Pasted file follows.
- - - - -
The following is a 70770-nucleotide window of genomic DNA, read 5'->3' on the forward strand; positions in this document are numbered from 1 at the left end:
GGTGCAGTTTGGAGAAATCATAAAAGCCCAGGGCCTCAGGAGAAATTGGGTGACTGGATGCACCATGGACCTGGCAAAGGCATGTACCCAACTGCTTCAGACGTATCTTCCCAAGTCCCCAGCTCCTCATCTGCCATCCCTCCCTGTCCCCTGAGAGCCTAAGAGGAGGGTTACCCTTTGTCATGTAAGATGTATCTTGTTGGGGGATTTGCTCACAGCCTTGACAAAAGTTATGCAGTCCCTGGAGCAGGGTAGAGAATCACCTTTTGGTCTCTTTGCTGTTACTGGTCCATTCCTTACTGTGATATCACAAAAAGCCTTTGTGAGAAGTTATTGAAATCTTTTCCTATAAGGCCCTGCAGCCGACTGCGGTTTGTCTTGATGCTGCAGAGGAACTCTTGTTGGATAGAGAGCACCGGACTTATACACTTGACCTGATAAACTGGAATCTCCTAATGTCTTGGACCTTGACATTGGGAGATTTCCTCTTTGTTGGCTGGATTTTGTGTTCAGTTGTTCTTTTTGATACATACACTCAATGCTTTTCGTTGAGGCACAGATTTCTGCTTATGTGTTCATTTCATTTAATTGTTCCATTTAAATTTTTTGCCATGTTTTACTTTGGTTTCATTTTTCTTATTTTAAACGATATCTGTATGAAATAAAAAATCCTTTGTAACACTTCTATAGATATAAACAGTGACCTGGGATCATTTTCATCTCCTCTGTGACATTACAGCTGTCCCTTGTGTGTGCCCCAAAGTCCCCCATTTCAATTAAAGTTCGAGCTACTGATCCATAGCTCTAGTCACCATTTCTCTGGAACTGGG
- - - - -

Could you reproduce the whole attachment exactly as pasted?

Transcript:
The following is a 70770-nucleotide window of genomic DNA, read 5'->3' on the forward strand; positions in this document are numbered from 1 at the left end:
GGTGCAGTTTGGAGAAATCATAAAAGCCCAGGGCCTCAGGAGAAATTGGGTGACTGGATGCACCATGGACCTGGCAAAGGCATGTACCCAACTGCTTCAGACGTATCTTCCCAAGTCCCCAGCTCCTCATCTGCCATCCCTCCCTGTCCCCTGAGAGCCTAAGAGGAGGGTTACCCTTTGTCATGTAAGATGTATCTTGTTGGGGGATTTGCTCACAGCCTTGACAAAAGTTATGCAGTCCCTGGAGCAGGGTAGAGAATCACCTTTTGGTCTCTTTGCTGTTACTGGTCCATTCCTTACTGTGATATCACAAAAAGCCTTTGTGAGAAGTTATTGAAATCTTTTCCTATAAGGCCCTGCAGCCGACTGCGGTTTGTCTTGATGCTGCAGAGGAACTCTTGTTGGATAGAGAGCACCGGACTTATACACTTGACCTGATAAACTGGAATCTCCTAATGTCTTGGACCTTGACATTGGGAGATTTCCTCTTTGTTGGCTGGATTTTGTGTTCAGTTGTTCTTTTTGATACATACACTCAATGCTTTTCGTTGAGGCACAGATTTCTGCTTATGTGTTCATTTCATTTAATTGTTCCATTTAAATTTTTTGCCATGTTTTACTTTGGTTTCATTTTTCTTATTTTAAACGATATCTGTATGAAATAAAAAATCCTTTGTAACACTTCTATAGATATAAACAGTGACCTGGGATCATTTTCATCTCCTCTGTGACATTACAGCTGTCCCTTGTGTGTGCCCCAAAGTCCCCCATTTCAATTAAAGTTCGAGCTACTGATCCATAGCTCTAGTCACCATTTCTCTGGAACTGGG